Victory! The Tennessee Wilderness Act is now the law of the land! 

On December 20, 2018, President Donald J. Trump signed the Tennessee Wilderness Act into law.  Now, an additional 20,000 acres of the Cherokee National Forest will be forever preserved for future generations

Help Thank Our Champions Now!

Contact Senator Alexander, Senator Corker and Congressman Phil Roe and thank them for their steadfast leadership in passing the Tennessee Wilderness Act!

Rep. Phil Roe (R), 1st District

Rep. Phil Roe (R), 1st District

Senator Lamar Alexander (R)Senator Lamar Alexander (R)

Senator Bob Corker (R)

Senator Bob Corker (R)

About the Tennessee Wilderness Act

The Tennessee Wilderness Act (S. 973/H.R. 2218) was decades in the making, and is supported by a longstanding, diverse coalition of hunters, anglers, business owners, faith leaders, outdoor recreationists, local lawmakers, and conservationists.  The Act’s sponsors – Senators Lamar Alexander and Bob Corker and Representative Phil Roe – have been outspoken advocates for protecting Tennessee’s Cherokee National Forest. The legislation designates the first new wilderness for Tennessee in 30 years, preserving some of the world’s most biologically diverse temperate forest and extensive stands of old-growth hardwood.

The legislation safeguards nearly 20,000 acres of public land in the Cherokee National Forest. It would expand the Joyce Kilmer-Slickrock, Big Frog, Little Frog Mountain, Big Laurel Branch, and Sampson Mountain wilderness areas, and create the new 9,000-acre Upper Bald River Wilderness Area.   All these places were recommended for wilderness designation in the U.S. Forest Service’s 2004 management plan.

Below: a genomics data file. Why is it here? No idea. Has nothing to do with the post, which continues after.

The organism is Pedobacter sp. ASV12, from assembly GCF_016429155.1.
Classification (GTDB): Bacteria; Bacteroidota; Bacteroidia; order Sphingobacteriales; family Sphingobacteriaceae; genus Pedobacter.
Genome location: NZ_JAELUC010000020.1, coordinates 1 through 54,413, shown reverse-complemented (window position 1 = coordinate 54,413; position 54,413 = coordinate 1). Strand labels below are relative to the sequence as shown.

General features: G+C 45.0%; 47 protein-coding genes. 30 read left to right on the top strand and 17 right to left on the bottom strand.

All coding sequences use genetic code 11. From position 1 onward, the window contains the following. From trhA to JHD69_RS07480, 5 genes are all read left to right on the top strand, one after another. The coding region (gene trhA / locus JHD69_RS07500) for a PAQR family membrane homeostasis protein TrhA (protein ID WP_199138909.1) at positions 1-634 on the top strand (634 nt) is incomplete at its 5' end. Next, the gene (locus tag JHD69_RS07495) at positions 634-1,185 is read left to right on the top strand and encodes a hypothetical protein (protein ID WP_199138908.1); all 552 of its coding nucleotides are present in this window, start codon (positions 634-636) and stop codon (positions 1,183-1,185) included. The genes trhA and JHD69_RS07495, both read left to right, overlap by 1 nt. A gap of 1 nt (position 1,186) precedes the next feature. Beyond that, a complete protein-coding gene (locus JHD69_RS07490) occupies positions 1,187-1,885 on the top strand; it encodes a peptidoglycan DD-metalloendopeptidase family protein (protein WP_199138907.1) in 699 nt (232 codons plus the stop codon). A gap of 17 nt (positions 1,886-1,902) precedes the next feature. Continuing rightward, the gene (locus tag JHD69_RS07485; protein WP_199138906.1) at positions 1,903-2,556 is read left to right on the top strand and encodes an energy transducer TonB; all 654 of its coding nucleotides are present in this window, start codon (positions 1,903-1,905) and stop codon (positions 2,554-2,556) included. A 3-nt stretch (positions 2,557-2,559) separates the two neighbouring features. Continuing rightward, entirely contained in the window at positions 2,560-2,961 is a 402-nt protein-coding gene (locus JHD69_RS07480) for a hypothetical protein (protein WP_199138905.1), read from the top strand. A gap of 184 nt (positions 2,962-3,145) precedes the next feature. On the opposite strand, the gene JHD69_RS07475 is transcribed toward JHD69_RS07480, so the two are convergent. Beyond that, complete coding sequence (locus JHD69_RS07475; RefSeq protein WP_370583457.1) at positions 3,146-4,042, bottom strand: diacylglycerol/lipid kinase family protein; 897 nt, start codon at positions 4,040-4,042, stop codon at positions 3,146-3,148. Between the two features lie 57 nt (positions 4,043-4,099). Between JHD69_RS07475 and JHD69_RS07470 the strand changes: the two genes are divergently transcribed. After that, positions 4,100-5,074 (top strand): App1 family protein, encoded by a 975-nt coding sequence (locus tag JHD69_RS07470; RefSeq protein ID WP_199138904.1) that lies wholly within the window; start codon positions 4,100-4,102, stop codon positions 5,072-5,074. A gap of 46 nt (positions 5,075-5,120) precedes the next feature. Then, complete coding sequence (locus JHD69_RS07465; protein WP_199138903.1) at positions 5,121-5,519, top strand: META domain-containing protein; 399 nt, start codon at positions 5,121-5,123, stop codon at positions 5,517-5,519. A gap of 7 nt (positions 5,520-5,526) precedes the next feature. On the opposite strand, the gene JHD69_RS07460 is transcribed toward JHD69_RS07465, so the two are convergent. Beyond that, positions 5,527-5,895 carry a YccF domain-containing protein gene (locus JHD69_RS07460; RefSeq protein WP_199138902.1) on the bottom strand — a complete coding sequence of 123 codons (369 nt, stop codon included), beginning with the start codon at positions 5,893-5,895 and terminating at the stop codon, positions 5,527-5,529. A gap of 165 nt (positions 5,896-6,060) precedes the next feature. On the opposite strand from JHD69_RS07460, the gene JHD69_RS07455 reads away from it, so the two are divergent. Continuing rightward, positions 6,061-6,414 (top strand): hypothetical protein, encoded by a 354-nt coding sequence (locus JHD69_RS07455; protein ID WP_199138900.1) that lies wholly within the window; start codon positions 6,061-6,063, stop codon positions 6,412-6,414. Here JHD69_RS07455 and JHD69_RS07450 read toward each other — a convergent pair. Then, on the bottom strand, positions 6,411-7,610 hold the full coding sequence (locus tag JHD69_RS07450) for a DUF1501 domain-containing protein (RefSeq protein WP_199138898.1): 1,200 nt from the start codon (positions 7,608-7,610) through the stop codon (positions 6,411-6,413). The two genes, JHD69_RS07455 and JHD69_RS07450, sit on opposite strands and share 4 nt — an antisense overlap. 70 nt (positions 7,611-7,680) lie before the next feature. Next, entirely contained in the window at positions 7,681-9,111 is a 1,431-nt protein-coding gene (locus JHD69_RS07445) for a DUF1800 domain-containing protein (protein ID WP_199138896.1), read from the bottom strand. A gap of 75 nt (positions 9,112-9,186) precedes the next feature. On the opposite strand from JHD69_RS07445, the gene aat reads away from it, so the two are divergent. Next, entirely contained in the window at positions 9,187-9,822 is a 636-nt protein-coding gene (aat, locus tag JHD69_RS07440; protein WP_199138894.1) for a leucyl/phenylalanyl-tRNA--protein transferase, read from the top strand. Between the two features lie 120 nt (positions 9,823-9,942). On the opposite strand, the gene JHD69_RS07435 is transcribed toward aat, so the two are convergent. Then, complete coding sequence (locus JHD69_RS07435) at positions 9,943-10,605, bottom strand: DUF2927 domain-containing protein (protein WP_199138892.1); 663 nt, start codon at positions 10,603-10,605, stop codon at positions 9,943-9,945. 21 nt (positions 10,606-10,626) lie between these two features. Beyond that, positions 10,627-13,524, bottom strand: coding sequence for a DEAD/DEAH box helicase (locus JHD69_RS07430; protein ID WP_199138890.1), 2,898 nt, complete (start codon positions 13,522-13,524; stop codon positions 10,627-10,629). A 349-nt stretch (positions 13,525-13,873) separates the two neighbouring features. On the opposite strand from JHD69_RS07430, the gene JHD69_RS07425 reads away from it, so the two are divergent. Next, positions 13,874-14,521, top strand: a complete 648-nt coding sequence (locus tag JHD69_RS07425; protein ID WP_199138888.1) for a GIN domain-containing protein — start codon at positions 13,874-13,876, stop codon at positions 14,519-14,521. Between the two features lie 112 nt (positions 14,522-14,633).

The areas within the Tennessee Wilderness Act are home to brook trout, white tailed deer, black bear, bobcat, turkey, and hundreds of additional species of animals and native plants. The legislation will also preserve a critical wildlife corridor for Black Bear, birds, and other species between the Great Smoky Mountains National Park and areas within the proposal.

People come from near and far to hike, camp, climb, horseback ride, hunt, fish, and paddle in the Cherokee National Forest.  In fact, the Act would permanently protect premier hiking spots like 4.5 miles of the Appalachian Trail and nearly 15 miles of the Benton MacKaye Trail.  It would also preserve clean water prized by anglers and paddlers. The legislation will safeguard the headwaters of the Bald River, which ultimately reaches the Tennessee River and provides clean drinking water to many communities downstream.

Now, thanks to all your hard work, these areas are protected for future generations to enjoy!